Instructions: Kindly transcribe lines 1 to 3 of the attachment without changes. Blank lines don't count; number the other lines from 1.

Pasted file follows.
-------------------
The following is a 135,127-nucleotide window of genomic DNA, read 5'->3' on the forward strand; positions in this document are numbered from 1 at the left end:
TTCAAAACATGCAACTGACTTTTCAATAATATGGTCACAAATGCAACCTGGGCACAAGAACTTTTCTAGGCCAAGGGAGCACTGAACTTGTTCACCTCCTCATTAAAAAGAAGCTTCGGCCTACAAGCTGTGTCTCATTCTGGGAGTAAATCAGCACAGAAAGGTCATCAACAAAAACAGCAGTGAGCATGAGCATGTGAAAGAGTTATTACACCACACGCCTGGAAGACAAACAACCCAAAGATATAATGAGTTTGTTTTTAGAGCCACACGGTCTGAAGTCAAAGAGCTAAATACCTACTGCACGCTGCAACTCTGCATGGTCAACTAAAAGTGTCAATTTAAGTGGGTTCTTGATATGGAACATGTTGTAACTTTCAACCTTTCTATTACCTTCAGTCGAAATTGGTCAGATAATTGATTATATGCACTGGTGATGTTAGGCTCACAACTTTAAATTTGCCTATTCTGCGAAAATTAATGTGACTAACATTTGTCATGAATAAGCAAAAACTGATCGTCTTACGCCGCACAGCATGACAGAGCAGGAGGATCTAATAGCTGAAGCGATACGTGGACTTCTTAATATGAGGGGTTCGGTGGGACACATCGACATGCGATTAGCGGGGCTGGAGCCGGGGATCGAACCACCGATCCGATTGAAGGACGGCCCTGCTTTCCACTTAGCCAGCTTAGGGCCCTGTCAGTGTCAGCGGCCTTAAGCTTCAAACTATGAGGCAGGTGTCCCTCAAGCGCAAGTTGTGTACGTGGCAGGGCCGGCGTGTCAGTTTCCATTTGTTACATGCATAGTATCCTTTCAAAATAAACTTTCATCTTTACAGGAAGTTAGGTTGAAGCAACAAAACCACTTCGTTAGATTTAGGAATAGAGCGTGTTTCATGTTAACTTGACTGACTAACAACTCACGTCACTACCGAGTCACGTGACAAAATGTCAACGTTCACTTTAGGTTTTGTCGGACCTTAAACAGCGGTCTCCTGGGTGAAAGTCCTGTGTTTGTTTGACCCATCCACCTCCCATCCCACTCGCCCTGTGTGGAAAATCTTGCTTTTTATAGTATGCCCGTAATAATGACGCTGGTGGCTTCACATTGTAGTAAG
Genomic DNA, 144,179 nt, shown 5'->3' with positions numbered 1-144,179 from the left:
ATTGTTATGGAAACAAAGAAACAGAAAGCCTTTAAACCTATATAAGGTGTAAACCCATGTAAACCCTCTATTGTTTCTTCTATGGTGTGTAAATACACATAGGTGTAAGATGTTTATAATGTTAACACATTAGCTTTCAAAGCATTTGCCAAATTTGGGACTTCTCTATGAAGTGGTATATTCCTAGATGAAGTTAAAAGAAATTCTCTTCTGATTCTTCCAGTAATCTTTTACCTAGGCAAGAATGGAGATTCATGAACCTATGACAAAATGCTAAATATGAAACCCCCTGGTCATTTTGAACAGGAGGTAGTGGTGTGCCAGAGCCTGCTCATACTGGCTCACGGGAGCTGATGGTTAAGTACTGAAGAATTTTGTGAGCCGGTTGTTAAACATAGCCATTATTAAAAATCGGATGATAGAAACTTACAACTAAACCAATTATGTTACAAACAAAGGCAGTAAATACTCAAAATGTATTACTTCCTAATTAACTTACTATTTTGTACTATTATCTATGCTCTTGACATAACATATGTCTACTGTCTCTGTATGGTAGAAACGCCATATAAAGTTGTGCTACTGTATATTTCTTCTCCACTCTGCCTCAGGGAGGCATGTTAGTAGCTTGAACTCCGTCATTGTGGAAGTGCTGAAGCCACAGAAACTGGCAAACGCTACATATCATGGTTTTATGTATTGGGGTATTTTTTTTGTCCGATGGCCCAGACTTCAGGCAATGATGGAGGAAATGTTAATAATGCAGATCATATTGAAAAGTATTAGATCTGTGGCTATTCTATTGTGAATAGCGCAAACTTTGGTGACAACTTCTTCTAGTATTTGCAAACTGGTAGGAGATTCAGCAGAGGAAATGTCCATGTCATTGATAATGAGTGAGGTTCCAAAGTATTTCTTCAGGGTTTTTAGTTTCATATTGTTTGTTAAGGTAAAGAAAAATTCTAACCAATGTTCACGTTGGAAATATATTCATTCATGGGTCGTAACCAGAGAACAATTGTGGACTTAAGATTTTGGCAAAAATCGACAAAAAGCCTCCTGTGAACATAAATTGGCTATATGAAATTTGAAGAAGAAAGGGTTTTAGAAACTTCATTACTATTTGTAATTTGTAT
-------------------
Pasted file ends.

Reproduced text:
The following is a 135,127-nucleotide window of genomic DNA, read 5'->3' on the forward strand; positions in this document are numbered from 1 at the left end:
TTCAAAACATGCAACTGACTTTTCAATAATATGGTCACAAATGCAACCTGGGCACAAGAACTTTTCTAGGCCAAGGGAGCACTGAACTTGTTCACCTCCTCATTAAAAAGAAGCTTCGGCCTACAAGCTGTGTCTCATTCTGGGAGTAAATCAGCACAGAAAGGTCATCAACAAAAACAGCAGTGAGCATGAGCATGTGAAAGAGTTATTACACCACACGCCTGGAAGACAAACAACCCAAAGATATAATGAGTTTGTTTTTAGAGCCACACGGTCTGAAGTCAAAGAGCTAAATACCTACTGCACGCTGCAACTCTGCATGGTCAACTAAAAGTGTCAATTTAAGTGGGTTCTTGATATGGAACATGTTGTAACTTTCAACCTTTCTATTACCTTCAGTCGAAATTGGTCAGATAATTGATTATATGCACTGGTGATGTTAGGCTCACAACTTTAAATTTGCCTATTCTGCGAAAATTAATGTGACTAACATTTGTCATGAATAAGCAAAAACTGATCGTCTTACGCCGCACAGCATGACAGAGCAGGAGGATCTAATAGCTGAAGCGATACGTGGACTTCTTAATATGAGGGGTTCGGTGGGACACATCGACATGCGATTAGCGGGGCTGGAGCCGGGGATCGAACCACCGATCCGATTGAAGGACGGCCCTGCTTTCCACTTAGCCAGCTTAGGGCCCTGTCAGTGTCAGCGGCCTTAAGCTTCAAACTATGAGGCAGGTGTCCCTCAAGCGCAAGTTGTGTACGTGGCAGGGCCGGCGTGTCAGTTTCCATTTGTTACATGCATAGTATCCTTTCAAAATAAACTTTCATCTTTACAGGAAGTTAGGTTGAAGCAACAAAACCACTTCGTTAGATTTAGGAATAGAGCGTGTTTCATGTTAACTTGACTGACTAACAACTCACGTCACTACCGAGTCACGTGACAAAATGTCAACGTTCACTTTAGGTTTTGTCGGACCTTAAACAGCGGTCTCCTGGGTGAAAGTCCTGTGTTTGTTTGACCCATCCACCTCCCATCCCACTCGCCCTGTGTGGAAAATCTTGCTTTTTATAGTATGCCCGTAATAATGACGCTGGTGGCTTCACATTGTAGTAAG
Genomic DNA, 144,179 nt, shown 5'->3' with positions numbered 1-144,179 from the left: